This could be over 11,000 mortgage products. This may have some advantages rather than going directly to a mortgage lender.
A mortgage broker will look to understand your financial circumstances and then provide recommendations on which mortgage products may be suitable for you based on your mortgage affordability.
After giving you these mortgage recommendations, most mortgage brokers will seek your consent to apply for a mortgage in principle.
This will allow you to shop for your home easier as more estate agents and sellers may take you seriously or it will give you confidence that your mortgage is indeed a possibility before you make a full mortgage application.
Once you have found a home you want to buy and are satisfied with the mortgage offer for your mortgage then the mortgage broker will then look to get you a mortgage offer.
This will come with a key facts illustration document which details out the features of your mortgage including how much you will pay per month.
It will also contain information on if there are any limits such as early repayment fees, or annual overpayment limits.
If you are happy with everything you can then go on to secure your mortgage with the help of a conveyancer.
Your conveyancer will manage the legal searches on the property to ensure there aren’t any issues with it.
They will oversee the sales agreement to ensure it is in your best interest, they will manage the transfer of mortgage funds, exchange contracts with the seller or their conveyancer and set a completion date with the seller or their conveyancer.
FAQs: Can you get a mortgage with outstanding debt
Some of the most frequently asked questions about getting a mortgage with outstanding debt.
Should you clear your debts before applying for a mortgage?
Some financial experts may recommend that you clear your debts before applying for a mortgage but whether you decide to do this or not will heavily depend on how much benefit will be gained from this and how the capital used to clear your debts may affect your mortgage deposit and any subsequent saving you may have gained from being on a better mortgage rate due to putting down a much higher mortgage deposit.
Speak to a mortgage broker who can analyse the opportunity cost of this and let you know.
How long after clearing debt can I get a mortgage?
You can get a mortgage very shortly after clearing a debt as long as this is reflected on your credit report. You should check your credit report with tools such as checkmyfile to ensure it has been reflected on all credit reports that you have indeed cleared your debt.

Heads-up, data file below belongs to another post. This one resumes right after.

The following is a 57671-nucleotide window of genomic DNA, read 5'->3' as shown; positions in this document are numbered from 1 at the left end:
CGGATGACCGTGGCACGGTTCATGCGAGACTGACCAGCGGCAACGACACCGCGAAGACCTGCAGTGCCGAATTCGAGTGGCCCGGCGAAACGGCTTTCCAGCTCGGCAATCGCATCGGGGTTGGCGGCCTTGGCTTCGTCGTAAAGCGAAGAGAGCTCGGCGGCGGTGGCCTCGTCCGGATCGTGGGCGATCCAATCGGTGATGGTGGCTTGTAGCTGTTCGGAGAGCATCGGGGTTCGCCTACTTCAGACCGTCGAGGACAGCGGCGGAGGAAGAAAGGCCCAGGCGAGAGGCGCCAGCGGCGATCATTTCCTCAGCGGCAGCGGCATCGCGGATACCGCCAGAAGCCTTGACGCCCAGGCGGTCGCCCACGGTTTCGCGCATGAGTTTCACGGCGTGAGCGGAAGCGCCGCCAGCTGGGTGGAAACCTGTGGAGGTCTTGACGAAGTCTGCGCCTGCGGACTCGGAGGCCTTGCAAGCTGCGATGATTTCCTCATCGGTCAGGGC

If you pay off your debts, then qualify for an FHA loan, you’ll need a much smaller down payment. The credit score requirements are also lower than for a conventional mortgage. You do have to show a history of paying bills on time, as well as three years of steady income.
How much debt is acceptable for a mortgage?
Different mortgage lenders have different requirements on how much debt they may accept for a mortgage. You may want to inquire with the mortgage lender or an experienced mortgage broker before applying for a mortgage with outstanding debt.
Will my debt affect my mortgage application?
A debt may affect your mortgage application but this is dependant on what type of debt you have and how much debt you have. It will also depend on how much of your mortgage disposable income you have after you have paid off your debts each month and if this is sufficient enough to afford a mortgage.
How far back do Mortgage Lenders look at credit history?
Your credit report will display as much as 6 years worth of credit history and it is fair to say that most mortgage lenders will look at 6 months worth of credit history but this doesn’t necessarily mean that they will take all of this into consideration when assessing your mortgage affordability.
Do mortgage lenders look at credit card debt?
Yes, mortgage lenders look at credit card debt when assessing your mortgage affordability.
In this brief guide, we answered the question “Can you get a mortgage with outstanding debt?”.
If you have any questions or comments please let us know.